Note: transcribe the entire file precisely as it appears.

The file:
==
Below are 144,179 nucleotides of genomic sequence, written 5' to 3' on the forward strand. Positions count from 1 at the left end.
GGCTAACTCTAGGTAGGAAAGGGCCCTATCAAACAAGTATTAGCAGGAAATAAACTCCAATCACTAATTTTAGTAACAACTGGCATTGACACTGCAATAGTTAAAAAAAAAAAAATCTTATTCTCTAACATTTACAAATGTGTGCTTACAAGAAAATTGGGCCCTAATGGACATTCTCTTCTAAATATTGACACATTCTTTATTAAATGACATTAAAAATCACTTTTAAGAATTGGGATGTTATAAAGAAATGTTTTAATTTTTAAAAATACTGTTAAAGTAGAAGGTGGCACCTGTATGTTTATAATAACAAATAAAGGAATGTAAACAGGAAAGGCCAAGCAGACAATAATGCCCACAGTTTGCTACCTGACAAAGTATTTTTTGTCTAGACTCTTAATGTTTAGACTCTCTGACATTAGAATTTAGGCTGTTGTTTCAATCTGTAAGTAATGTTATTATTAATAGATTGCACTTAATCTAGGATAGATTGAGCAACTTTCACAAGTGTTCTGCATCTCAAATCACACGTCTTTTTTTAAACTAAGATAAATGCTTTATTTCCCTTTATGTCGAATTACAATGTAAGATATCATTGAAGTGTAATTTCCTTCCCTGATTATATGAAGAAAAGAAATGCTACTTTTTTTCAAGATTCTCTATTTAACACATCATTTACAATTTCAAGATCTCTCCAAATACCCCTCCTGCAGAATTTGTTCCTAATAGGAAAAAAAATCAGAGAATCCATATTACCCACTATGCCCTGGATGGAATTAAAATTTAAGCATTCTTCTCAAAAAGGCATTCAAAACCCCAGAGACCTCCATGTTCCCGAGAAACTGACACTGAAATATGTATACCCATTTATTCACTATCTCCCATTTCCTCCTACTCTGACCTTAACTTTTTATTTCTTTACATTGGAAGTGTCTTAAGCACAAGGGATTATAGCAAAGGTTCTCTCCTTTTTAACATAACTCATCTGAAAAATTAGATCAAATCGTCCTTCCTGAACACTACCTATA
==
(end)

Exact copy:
Below are 144,179 nucleotides of genomic sequence, written 5' to 3' on the forward strand. Positions count from 1 at the left end.
GGCTAACTCTAGGTAGGAAAGGGCCCTATCAAACAAGTATTAGCAGGAAATAAACTCCAATCACTAATTTTAGTAACAACTGGCATTGACACTGCAATAGTTAAAAAAAAAAAAATCTTATTCTCTAACATTTACAAATGTGTGCTTACAAGAAAATTGGGCCCTAATGGACATTCTCTTCTAAATATTGACACATTCTTTATTAAATGACATTAAAAATCACTTTTAAGAATTGGGATGTTATAAAGAAATGTTTTAATTTTTAAAAATACTGTTAAAGTAGAAGGTGGCACCTGTATGTTTATAATAACAAATAAAGGAATGTAAACAGGAAAGGCCAAGCAGACAATAATGCCCACAGTTTGCTACCTGACAAAGTATTTTTTGTCTAGACTCTTAATGTTTAGACTCTCTGACATTAGAATTTAGGCTGTTGTTTCAATCTGTAAGTAATGTTATTATTAATAGATTGCACTTAATCTAGGATAGATTGAGCAACTTTCACAAGTGTTCTGCATCTCAAATCACACGTCTTTTTTTAAACTAAGATAAATGCTTTATTTCCCTTTATGTCGAATTACAATGTAAGATATCATTGAAGTGTAATTTCCTTCCCTGATTATATGAAGAAAAGAAATGCTACTTTTTTTCAAGATTCTCTATTTAACACATCATTTACAATTTCAAGATCTCTCCAAATACCCCTCCTGCAGAATTTGTTCCTAATAGGAAAAAAAATCAGAGAATCCATATTACCCACTATGCCCTGGATGGAATTAAAATTTAAGCATTCTTCTCAAAAAGGCATTCAAAACCCCAGAGACCTCCATGTTCCCGAGAAACTGACACTGAAATATGTATACCCATTTATTCACTATCTCCCATTTCCTCCTACTCTGACCTTAACTTTTTATTTCTTTACATTGGAAGTGTCTTAAGCACAAGGGATTATAGCAAAGGTTCTCTCCTTTTTAACATAACTCATCTGAAAAATTAGATCAAATCGTCCTTCCTGAACACTACCTATA